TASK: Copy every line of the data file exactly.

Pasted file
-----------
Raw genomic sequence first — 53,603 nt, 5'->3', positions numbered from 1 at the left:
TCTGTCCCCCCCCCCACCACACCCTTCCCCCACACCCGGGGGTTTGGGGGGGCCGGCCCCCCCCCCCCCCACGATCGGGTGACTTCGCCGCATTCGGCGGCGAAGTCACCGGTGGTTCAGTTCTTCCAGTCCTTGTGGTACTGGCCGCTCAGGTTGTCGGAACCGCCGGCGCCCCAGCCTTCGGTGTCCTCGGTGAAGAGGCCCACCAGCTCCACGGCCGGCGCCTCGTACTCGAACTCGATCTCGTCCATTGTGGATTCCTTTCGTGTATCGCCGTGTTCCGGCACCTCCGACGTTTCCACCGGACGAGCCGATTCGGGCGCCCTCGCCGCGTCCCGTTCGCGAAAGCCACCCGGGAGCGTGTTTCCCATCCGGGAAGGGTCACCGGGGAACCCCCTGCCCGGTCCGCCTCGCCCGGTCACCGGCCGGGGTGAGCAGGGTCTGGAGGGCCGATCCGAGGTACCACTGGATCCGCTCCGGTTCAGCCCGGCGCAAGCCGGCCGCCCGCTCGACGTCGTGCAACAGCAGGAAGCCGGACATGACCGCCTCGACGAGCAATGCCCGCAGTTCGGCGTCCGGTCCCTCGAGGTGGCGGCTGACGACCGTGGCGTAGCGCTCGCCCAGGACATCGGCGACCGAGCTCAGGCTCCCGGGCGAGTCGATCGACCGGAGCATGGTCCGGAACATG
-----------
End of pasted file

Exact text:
Raw genomic sequence first — 53,603 nt, 5'->3', positions numbered from 1 at the left:
TCTGTCCCCCCCCCCACCACACCCTTCCCCCACACCCGGGGGTTTGGGGGGGCCGGCCCCCCCCCCCCCCACGATCGGGTGACTTCGCCGCATTCGGCGGCGAAGTCACCGGTGGTTCAGTTCTTCCAGTCCTTGTGGTACTGGCCGCTCAGGTTGTCGGAACCGCCGGCGCCCCAGCCTTCGGTGTCCTCGGTGAAGAGGCCCACCAGCTCCACGGCCGGCGCCTCGTACTCGAACTCGATCTCGTCCATTGTGGATTCCTTTCGTGTATCGCCGTGTTCCGGCACCTCCGACGTTTCCACCGGACGAGCCGATTCGGGCGCCCTCGCCGCGTCCCGTTCGCGAAAGCCACCCGGGAGCGTGTTTCCCATCCGGGAAGGGTCACCGGGGAACCCCCTGCCCGGTCCGCCTCGCCCGGTCACCGGCCGGGGTGAGCAGGGTCTGGAGGGCCGATCCGAGGTACCACTGGATCCGCTCCGGTTCAGCCCGGCGCAAGCCGGCCGCCCGCTCGACGTCGTGCAACAGCAGGAAGCCGGACATGACCGCCTCGACGAGCAATGCCCGCAGTTCGGCGTCCGGTCCCTCGAGGTGGCGGCTGACGACCGTGGCGTAGCGCTCGCCCAGGACATCGGCGACCGAGCTCAGGCTCCCGGGCGAGTCGATCGACCGGAGCATGGTCCGGAACATG